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Environment and Conservation
December 30, 2009

Province Boasts Innovative Technologies in Water Resources Management

Newfoundland and Labrador’s large geographical area and a low population density make water resources management a challenge, particularly flood forecasting. Through the adaptation and addition of innovative technologies, this challenge presents an opportunity for the Provincial Government to utilize innovative technologies to enhance flood forecasting services and overall water resources management.

"We have a level of expertise in water resources management that is second to none," said the Honourable Charlene Johnson, Minister of Environment and Conservation. "Through leading-edge technologies and capabilities, we are providing a valuable service to the people of the province and, at the same time, attracting international attention and showcasing our expertise to the world."

In 2009, a Russian delegation visited Newfoundland and Labrador to learn more about the province’s water resources management expertise, in particular the Earth Observation Satellites (EOS) Badger River Ice Service. This service was created in 2003 in partnership with the European Space Agency (ESA) and a local company, C-CORE. It represents a major improvement in the flood forecasting capability for the residents of Badger, as the satellite imagery improves prediction of the timing of any impending floods. This service has drawn international attention and is now used in several countries, including Russia where it is used on the Siberian Rivers – the Lena and the Yenissei.

With a vision to further improve the Badger River Ice Service, web cameras using new and innovative satellite and cellular communication technologies were installed along the Exploits River to provide real-time visual confirmation of ice conditions and verification of satellite imagery. In 2008, a web camera was installed at Badger overlooking the river and, in 2009, a second camera was placed at Badger Steps, a critical and remote section of the Exploits River. Through interaction between the department and Egyptian officials, the technology is now used on Lake Manzala in Egypt.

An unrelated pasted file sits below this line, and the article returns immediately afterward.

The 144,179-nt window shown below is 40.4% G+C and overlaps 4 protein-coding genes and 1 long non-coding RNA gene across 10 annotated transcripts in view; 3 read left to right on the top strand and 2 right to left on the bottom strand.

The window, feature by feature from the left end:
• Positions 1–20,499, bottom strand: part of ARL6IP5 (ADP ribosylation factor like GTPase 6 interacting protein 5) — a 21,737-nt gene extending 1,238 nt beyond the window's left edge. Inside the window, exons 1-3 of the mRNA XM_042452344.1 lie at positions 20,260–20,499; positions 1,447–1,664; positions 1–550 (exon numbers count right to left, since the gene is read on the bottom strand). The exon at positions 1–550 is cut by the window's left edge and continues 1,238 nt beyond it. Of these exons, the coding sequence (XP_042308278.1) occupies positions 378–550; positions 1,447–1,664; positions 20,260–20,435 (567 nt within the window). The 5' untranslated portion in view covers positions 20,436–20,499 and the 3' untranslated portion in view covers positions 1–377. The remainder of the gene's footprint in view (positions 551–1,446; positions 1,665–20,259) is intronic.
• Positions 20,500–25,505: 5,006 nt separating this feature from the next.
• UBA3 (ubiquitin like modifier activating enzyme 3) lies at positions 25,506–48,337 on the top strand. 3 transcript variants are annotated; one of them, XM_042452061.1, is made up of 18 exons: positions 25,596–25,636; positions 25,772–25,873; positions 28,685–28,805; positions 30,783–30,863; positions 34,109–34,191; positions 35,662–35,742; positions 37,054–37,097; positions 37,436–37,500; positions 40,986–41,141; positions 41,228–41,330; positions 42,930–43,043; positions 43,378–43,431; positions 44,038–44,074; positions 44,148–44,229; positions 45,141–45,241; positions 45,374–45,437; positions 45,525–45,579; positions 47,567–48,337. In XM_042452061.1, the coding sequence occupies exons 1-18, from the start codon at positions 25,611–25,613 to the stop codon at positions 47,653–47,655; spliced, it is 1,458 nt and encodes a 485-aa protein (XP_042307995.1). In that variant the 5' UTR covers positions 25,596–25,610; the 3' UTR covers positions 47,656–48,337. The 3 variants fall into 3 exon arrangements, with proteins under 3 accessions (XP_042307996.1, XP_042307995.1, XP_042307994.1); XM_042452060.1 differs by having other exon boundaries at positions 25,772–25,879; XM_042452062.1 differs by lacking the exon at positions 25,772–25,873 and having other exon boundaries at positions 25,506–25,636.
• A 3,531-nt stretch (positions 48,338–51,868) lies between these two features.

The department is one of several Canadian agencies to use web cameras for flood forecasting services and water resources management and is considered on the leading edge regarding the remote real-time application of these web cameras. The work undertaken in Badger has lead to the placement of the Badger website on the web camera manufacturer’s product webpage. It can be viewed at www.campbellsci.ca/Catalogue/CC640.html

To improve flood warning for the Humber River Valley communities of Deer Lake and Steady Brook, a web camera has also been installed overlooking the Humber River.

Another example of the use of innovative technologies to address the needs of the people of this province is the EOS snow monitoring service that has been developed to provide flood warning to the Humber River Valley communities of Deer Lake and Steady Brook. Using satellites, snow coverage is monitored for the entire Humber Valley in order to alert residents of possible flooding due to snow melt in the higher elevations of the Humber Valley.

The Humber snow monitoring service was developed through technology that was adapted from an ESA project in Egypt in which the department participated. In 2009, the department was invited to participate in a three-year international snow monitoring technology development and testing project named GlobSnow. The GlobSnow project will produce products which will have important applications for flood forecasting, climate change, hydropower generation and wildlife studies in the province.

For more information on any of these technologies, including the web cameras, flood-risk data and real-time water monitoring data, please visit www.env.gov.nl.ca/env/Env/water_resources.asp

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Media contact:

Melony O’Neill
Director of Communications
Department of Environment and Conservation
709-729-2575, 689-0928
moneill@gov.nl.ca

2009 12 30                                                    11:50 a.m.
 


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